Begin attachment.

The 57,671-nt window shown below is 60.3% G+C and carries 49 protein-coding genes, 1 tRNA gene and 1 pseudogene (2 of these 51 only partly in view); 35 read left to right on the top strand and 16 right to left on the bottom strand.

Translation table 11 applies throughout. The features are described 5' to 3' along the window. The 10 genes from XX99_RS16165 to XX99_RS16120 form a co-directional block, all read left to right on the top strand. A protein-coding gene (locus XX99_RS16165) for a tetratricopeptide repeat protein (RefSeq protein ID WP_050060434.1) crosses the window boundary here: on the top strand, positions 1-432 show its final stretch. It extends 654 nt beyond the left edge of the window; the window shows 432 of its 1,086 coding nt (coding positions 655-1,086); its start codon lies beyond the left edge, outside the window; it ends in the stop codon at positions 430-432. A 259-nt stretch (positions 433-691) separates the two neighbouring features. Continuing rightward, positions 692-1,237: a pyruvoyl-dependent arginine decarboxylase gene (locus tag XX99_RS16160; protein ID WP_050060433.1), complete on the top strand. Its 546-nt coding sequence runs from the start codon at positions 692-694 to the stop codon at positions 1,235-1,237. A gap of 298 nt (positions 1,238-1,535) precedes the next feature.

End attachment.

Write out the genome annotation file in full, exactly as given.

The 57,671-nt window shown below is 60.3% G+C and carries 49 protein-coding genes, 1 tRNA gene and 1 pseudogene (2 of these 51 only partly in view); 35 read left to right on the top strand and 16 right to left on the bottom strand.

Translation table 11 applies throughout. The features are described 5' to 3' along the window. The 10 genes from XX99_RS16165 to XX99_RS16120 form a co-directional block, all read left to right on the top strand. A protein-coding gene (locus XX99_RS16165) for a tetratricopeptide repeat protein (RefSeq protein ID WP_050060434.1) crosses the window boundary here: on the top strand, positions 1-432 show its final stretch. It extends 654 nt beyond the left edge of the window; the window shows 432 of its 1,086 coding nt (coding positions 655-1,086); its start codon lies beyond the left edge, outside the window; it ends in the stop codon at positions 430-432. A 259-nt stretch (positions 433-691) separates the two neighbouring features. Continuing rightward, positions 692-1,237: a pyruvoyl-dependent arginine decarboxylase gene (locus tag XX99_RS16160; protein ID WP_050060433.1), complete on the top strand. Its 546-nt coding sequence runs from the start codon at positions 692-694 to the stop codon at positions 1,235-1,237. A gap of 298 nt (positions 1,238-1,535) precedes the next feature.